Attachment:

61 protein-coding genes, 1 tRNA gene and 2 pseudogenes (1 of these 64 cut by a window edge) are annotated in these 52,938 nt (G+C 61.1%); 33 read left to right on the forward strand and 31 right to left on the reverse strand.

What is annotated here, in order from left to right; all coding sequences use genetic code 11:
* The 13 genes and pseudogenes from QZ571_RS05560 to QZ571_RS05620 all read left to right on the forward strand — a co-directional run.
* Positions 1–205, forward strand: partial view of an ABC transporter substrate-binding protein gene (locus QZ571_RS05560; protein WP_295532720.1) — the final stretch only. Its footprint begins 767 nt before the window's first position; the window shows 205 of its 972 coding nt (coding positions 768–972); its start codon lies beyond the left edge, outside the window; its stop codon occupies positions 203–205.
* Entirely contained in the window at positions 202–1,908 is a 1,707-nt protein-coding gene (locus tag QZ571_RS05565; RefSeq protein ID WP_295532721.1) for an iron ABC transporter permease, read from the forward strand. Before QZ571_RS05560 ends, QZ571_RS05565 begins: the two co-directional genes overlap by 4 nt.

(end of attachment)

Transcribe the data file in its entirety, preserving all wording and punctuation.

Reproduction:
61 protein-coding genes, 1 tRNA gene and 2 pseudogenes (1 of these 64 cut by a window edge) are annotated in these 52,938 nt (G+C 61.1%); 33 read left to right on the forward strand and 31 right to left on the reverse strand.

What is annotated here, in order from left to right; all coding sequences use genetic code 11:
* The 13 genes and pseudogenes from QZ571_RS05560 to QZ571_RS05620 all read left to right on the forward strand — a co-directional run.
* Positions 1–205, forward strand: partial view of an ABC transporter substrate-binding protein gene (locus QZ571_RS05560; protein WP_295532720.1) — the final stretch only. Its footprint begins 767 nt before the window's first position; the window shows 205 of its 972 coding nt (coding positions 768–972); its start codon lies beyond the left edge, outside the window; its stop codon occupies positions 203–205.
* Entirely contained in the window at positions 202–1,908 is a 1,707-nt protein-coding gene (locus tag QZ571_RS05565; RefSeq protein ID WP_295532721.1) for an iron ABC transporter permease, read from the forward strand. Before QZ571_RS05560 ends, QZ571_RS05565 begins: the two co-directional genes overlap by 4 nt.